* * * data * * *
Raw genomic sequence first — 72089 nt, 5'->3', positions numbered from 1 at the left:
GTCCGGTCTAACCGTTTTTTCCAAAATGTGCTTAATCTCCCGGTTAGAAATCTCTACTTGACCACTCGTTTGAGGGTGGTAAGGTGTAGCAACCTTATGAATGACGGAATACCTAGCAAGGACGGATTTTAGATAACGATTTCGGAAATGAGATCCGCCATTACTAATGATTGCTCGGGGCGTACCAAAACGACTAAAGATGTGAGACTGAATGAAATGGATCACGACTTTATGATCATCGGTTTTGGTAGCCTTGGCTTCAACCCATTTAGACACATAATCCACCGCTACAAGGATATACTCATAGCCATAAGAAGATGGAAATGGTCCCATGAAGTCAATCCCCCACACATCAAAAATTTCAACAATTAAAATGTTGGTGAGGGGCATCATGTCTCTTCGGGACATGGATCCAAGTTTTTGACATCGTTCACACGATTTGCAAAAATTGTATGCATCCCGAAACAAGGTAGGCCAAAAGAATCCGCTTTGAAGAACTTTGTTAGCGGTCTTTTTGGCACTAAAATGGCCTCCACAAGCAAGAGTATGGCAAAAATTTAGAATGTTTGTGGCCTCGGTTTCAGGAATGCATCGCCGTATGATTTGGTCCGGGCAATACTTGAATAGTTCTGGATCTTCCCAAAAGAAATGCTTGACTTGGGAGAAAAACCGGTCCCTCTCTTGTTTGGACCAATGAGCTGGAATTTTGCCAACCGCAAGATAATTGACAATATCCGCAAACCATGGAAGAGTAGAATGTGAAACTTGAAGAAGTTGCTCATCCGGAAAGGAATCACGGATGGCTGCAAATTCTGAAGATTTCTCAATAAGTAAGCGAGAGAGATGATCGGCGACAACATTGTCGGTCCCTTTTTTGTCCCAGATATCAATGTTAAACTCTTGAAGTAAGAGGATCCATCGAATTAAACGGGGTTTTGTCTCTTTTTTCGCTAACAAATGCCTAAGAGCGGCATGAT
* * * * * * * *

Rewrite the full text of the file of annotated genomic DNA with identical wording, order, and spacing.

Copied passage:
Raw genomic sequence first — 72089 nt, 5'->3', positions numbered from 1 at the left:
GTCCGGTCTAACCGTTTTTTCCAAAATGTGCTTAATCTCCCGGTTAGAAATCTCTACTTGACCACTCGTTTGAGGGTGGTAAGGTGTAGCAACCTTATGAATGACGGAATACCTAGCAAGGACGGATTTTAGATAACGATTTCGGAAATGAGATCCGCCATTACTAATGATTGCTCGGGGCGTACCAAAACGACTAAAGATGTGAGACTGAATGAAATGGATCACGACTTTATGATCATCGGTTTTGGTAGCCTTGGCTTCAACCCATTTAGACACATAATCCACCGCTACAAGGATATACTCATAGCCATAAGAAGATGGAAATGGTCCCATGAAGTCAATCCCCCACACATCAAAAATTTCAACAATTAAAATGTTGGTGAGGGGCATCATGTCTCTTCGGGACATGGATCCAAGTTTTTGACATCGTTCACACGATTTGCAAAAATTGTATGCATCCCGAAACAAGGTAGGCCAAAAGAATCCGCTTTGAAGAACTTTGTTAGCGGTCTTTTTGGCACTAAAATGGCCTCCACAAGCAAGAGTATGGCAAAAATTTAGAATGTTTGTGGCCTCGGTTTCAGGAATGCATCGCCGTATGATTTGGTCCGGGCAATACTTGAATAGTTCTGGATCTTCCCAAAAGAAATGCTTGACTTGGGAGAAAAACCGGTCCCTCTCTTGTTTGGACCAATGAGCTGGAATTTTGCCAACCGCAAGATAATTGACAATATCCGCAAACCATGGAAGAGTAGAATGTGAAACTTGAAGAAGTTGCTCATCCGGAAAGGAATCACGGATGGCTGCAAATTCTGAAGATTTCTCAATAAGTAAGCGAGAGAGATGATCGGCGACAACATTGTCGGTCCCTTTTTTGTCCCAGATATCAATGTTAAACTCTTGAAGTAAGAGGATCCATCGAATTAAACGGGGTTTTGTCTCTTTTTTCGCTAACAAATGCCTAAGAGCGGCATGAT